For Biology students in the College of Creative Studies at the University of California Santa Barbara.
Tuesday, March 11, 2014
"Chimpanzees empathize with group mates and humans, but not with baboons or unfamiliar chimpanzees."
A newly reported study on Science Daily discussed an interesting behavior of Chimpanzees. Just like us, Chimps show a "flexibility" in empathy, meaning that empathy can be expressed for more than just close family or group members. Using contagious yawning (don't lie, you've all done this), the researchers found that "chimpanzees showed contagious yawning to familiar chimpanzees, familiar
humans, and unfamiliar humans, but not to unfamiliar chimpanzees or an
unfamiliar species (gelada baboons)." Yawning was shown to be a sign of connectivity between individuals not just from being tired or bored in a 2011 study. Using this trait, Chimps might be able to be convinced to empathize with "out groups" and increase chances of survival and genetic diversity. Understanding these social and emotional interactions will also help scientists explore human barriers.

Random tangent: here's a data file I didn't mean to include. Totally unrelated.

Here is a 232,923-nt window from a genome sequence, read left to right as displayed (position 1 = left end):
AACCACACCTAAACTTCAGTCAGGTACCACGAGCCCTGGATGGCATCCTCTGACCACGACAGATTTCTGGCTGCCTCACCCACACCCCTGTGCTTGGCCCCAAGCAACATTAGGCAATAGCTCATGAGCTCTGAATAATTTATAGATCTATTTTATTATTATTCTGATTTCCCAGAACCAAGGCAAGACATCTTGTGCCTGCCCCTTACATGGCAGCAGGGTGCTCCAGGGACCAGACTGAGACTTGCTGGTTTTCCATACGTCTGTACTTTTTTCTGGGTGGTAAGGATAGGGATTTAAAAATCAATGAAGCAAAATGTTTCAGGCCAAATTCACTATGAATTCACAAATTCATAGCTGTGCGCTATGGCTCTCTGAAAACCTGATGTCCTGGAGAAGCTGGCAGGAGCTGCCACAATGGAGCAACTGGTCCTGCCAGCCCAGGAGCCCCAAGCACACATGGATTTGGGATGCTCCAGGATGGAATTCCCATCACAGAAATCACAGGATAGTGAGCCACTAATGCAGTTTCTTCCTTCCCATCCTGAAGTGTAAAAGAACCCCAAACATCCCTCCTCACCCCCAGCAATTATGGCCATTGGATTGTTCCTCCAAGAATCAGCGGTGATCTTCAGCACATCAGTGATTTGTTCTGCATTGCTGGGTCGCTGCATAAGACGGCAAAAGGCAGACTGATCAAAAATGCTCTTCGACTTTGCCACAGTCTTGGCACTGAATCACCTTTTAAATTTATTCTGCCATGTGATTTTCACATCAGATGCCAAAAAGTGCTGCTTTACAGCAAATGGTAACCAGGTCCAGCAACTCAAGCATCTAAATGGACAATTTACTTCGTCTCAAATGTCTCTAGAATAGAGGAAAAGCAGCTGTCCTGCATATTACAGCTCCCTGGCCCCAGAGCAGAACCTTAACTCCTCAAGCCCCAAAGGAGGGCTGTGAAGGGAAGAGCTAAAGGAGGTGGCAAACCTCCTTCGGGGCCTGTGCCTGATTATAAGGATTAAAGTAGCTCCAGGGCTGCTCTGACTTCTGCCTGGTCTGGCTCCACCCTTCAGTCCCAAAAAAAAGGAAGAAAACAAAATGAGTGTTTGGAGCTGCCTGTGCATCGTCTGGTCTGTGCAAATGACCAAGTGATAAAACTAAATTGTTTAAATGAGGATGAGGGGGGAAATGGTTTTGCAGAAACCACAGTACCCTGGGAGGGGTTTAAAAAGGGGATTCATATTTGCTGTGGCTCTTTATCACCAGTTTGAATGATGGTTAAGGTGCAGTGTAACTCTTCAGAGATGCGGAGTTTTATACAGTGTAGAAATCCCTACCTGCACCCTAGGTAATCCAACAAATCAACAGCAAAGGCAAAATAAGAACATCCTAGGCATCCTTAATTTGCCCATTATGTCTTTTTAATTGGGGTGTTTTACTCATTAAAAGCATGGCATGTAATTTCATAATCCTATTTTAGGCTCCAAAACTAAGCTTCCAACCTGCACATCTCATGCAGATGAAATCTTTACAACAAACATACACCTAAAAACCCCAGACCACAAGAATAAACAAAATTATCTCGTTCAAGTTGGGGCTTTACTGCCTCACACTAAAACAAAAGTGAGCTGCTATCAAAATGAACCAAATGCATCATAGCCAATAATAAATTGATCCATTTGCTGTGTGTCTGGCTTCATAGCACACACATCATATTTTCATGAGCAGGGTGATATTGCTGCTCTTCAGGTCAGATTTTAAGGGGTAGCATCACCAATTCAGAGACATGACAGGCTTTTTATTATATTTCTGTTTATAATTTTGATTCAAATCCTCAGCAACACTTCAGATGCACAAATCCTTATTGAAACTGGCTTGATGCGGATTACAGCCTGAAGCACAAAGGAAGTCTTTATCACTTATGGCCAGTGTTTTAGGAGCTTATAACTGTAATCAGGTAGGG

M. W. Campbell, F. B. M. de Waal. Chimpanzees empathize with group mates and humans, but not with baboons or unfamiliar chimpanzees. Proceedings of the Royal Society B: Biological Sciences, 2014; 281 (1782): 20140013 DOI: 10.1098/rspb.2014.0013